This is a great record.  It rocks pretty hard, but its the songwriting that makes the records so special.  I honestly don’t think there is a bad song on the entire record.

Here is the link to bright ideas on Rhapsody.

Or you can buy the record at Amazon.

Mac played a free live acoustic show last night in NYC at Other Music. 

I sure wished I’d been there to see that.

Positively 10th Street

Our new weekly podcast is up.

This one got pretty hilarious as the kids are getting bored with summer vacation and let us hear about it live and in color.

We also were treated to a critique of the fall fashions by Joanne and Jessica.

Here’s The Song List:

Joanne’s Song – My Boyfriend’s Back – The Raveonette’s
Josh’s Song – Rock and Roll All Night – KISS
Emily’s Song – Kingdome Come – Coldplay
Jessica’s Song – Happy Kid – Nada Surf
Fred’s Song – Hi-Fi – M. Ward

Listen Live Here.

To listen in iTunes or on your iPod, get iTunes v 4.9, then select Advanced, Subscribe to Podcast, and then enter this into the box:

http://feeds.feedburner.com/Positively10thStreet

DRM Doesn’t Scale

In the world of technology, geeks, and hackers, saying something doesn’t scale is one of the worst things you can say.

But in the case of DRM, it’s true and it’s time to admit it and move on.

We (the wilson family) are moving very quickly to a peer to peer archicture in our home music setup.

About five years ago, I decided to create an all digital system for playing music at home.

It was based on a central server architecture and we selected the music servers from Request Media (formerly Audio Request).

We connected these servers to a multi-room audio system and we control them with a combination of crestron panels, java clients, and web browsers throughout our home.

After having that system for a couple years, we decided we wanted it at our second home at the beach.  So we took one of the servers out to long island and connected it to our house in the city via our cable modem internet connection so it could synch with the main server.  It was simple to do.

We control that server with our TV set, java clients, and web browsers.

We have been buying CDs, ripping them onto our servers, and then putting the CDs away for posterity for the past five years and its worked great in both homes.

But in the past year, the music has been migrating off of the servers onto the growing array of computers we have in our homes.  There are a ton of reasons for it, but I think the main one is the emergence of the iPod as the way everyone wants to listen to music outside of the home.

So each of us, including our kids, have iTunes on our computers, and an iPod that we synch to.  We pull the music off the servers and onto our computers.

And now, at an ever increasing rate, we buy music directly from iTunes onto our computers, bypassing the Request servers completely.  That is a big problem that I have not come up with a good soultion for since Request can’t deal with the DRM that iTunes uses.  We often end up buying music two or three times, a couple times via iTunes (multiple people) and then we buy the CD to get the music onto our servers.

iTunes has a music sharing service built into it so we’ve started connecting to each other’s computers and sharing music with each other, again bypassing the Request servers.  That tends to limit the number of times we buy a song on iTunes, but since there’s no single directory for all of our shared music, it doesn’t solve the issue completely.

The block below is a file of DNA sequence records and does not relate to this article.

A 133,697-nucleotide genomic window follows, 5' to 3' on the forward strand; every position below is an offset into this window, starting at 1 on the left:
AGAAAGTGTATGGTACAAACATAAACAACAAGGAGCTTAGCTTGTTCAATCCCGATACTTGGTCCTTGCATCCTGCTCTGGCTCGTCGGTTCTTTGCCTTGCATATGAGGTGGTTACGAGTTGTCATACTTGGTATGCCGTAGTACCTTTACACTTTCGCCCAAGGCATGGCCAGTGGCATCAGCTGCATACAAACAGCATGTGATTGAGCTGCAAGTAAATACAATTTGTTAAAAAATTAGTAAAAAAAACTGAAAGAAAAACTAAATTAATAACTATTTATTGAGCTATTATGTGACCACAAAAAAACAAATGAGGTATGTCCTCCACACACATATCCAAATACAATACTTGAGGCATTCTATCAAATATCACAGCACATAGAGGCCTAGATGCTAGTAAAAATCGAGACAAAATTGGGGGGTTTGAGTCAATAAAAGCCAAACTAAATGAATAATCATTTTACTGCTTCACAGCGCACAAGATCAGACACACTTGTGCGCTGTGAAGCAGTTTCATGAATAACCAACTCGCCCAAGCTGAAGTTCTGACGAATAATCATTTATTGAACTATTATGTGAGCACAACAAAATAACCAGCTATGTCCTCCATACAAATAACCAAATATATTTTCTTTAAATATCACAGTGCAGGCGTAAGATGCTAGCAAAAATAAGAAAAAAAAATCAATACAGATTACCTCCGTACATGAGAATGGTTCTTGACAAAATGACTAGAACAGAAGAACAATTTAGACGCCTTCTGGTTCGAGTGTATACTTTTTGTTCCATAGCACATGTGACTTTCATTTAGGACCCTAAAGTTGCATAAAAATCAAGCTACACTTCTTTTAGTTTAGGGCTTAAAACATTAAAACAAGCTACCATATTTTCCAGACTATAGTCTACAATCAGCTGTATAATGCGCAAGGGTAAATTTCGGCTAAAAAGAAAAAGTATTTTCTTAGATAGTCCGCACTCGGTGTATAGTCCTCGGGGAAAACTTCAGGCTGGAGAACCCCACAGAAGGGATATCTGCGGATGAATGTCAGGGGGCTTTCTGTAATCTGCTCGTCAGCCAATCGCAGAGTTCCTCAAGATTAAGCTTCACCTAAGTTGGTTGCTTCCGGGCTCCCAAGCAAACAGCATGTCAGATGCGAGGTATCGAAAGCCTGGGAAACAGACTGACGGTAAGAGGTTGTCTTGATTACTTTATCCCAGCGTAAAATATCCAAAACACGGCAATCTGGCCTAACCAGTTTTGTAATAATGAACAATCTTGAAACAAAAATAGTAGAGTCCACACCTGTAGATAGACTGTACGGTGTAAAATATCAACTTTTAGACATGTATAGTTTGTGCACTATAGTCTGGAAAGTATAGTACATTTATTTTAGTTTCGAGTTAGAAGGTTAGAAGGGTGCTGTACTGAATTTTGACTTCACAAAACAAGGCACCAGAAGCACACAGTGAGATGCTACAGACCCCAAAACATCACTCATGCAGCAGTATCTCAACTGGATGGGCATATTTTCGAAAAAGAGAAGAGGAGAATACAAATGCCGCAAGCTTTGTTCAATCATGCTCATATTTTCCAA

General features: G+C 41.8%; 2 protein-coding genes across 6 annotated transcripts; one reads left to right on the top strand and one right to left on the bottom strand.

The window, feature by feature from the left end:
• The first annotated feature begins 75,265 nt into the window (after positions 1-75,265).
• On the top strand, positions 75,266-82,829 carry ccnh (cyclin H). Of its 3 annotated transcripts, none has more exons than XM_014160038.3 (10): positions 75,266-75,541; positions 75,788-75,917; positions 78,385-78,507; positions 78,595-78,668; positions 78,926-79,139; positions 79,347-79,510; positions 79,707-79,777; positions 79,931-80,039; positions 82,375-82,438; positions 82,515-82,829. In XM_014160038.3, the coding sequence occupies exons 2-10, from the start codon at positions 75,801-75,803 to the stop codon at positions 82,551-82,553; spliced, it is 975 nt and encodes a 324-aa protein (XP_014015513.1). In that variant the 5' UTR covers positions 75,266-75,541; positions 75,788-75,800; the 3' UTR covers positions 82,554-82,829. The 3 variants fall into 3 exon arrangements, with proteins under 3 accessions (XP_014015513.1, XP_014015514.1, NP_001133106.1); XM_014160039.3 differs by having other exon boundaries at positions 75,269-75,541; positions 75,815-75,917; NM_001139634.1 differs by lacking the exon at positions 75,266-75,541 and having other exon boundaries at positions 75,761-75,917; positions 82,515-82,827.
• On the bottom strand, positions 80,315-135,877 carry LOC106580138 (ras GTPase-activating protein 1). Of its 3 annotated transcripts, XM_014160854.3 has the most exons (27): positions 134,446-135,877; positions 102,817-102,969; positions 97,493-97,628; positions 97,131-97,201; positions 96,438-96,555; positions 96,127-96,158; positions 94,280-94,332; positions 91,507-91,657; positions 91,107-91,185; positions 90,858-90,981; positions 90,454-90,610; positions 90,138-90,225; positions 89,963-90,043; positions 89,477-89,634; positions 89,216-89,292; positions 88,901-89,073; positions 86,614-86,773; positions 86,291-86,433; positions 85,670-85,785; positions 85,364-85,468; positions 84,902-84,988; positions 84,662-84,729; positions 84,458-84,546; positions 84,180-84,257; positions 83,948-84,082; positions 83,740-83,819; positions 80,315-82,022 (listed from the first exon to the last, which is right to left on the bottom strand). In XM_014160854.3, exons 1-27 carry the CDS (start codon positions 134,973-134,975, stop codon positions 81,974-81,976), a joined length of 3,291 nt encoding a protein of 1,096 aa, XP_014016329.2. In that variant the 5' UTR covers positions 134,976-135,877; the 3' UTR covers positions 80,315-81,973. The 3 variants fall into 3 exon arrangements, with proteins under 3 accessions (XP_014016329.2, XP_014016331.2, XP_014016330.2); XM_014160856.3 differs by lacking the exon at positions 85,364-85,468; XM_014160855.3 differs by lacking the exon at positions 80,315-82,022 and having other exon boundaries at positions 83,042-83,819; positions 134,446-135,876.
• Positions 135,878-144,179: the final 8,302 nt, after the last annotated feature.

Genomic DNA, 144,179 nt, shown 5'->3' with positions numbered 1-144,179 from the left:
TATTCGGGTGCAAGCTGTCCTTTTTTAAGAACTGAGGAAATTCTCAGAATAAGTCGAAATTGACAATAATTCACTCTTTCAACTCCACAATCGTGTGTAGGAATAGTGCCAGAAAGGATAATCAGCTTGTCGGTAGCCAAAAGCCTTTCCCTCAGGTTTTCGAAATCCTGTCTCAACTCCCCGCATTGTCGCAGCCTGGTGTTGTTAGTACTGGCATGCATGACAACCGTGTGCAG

And then last spring, I connected a low end Dell PC which runs two applications, iTunes and Rhapsody, to the music systems in both homes.  And using the music sharing services, we can play music anywhere in either home that resides on any computer.

Although we still use the Request servers to play music, we are using them less and less and I see a time coming when we won’t use them at all.

So how is this related to DRM and the scaling issues?

I recently got the Gotham Gal a new Mac mini for her office.  I signed her up for iTunes and configured it to use the same account everyone uses.  She bought some music and when she went to play it, she got the message that the account can only serve 5 users.  So she bought the music, paid for it, and she can’t even play it on her own computer.  That’s the DRM wreaking havoc on our home music system.

In the central server architecture, we bought the music once on a CD, put it on the central server, and then were able to play it in any room in our two homes.  That makes sense.

In the peer to peer world, with DRM working behind the scenes, we end up buying the music several times, and then can’t play it on every computer we own.  That doesn’t make sense.

So maybe they should up the DRM limit to 10 users?  That might work, but we’ve got close to 10 computers in our two homes when you include the two dedicated machines we use to play music, the five computers (one for each person), a kitchen computer, and shared machine in our beach house because not everyone has a laptop to bring with them. 

What if we get a couple more laptops? 

When is enough enough? 

What if we get a few more dedicated music computers so we can play different music in different rooms in the house?

After thinking about this problem for the past couple months, I think its pretty clear that DRM doesn’t scale.

What we need is music dial tone.

Then DRM can scale.  Either you have the dial tone or you don’t.  It will be that simple.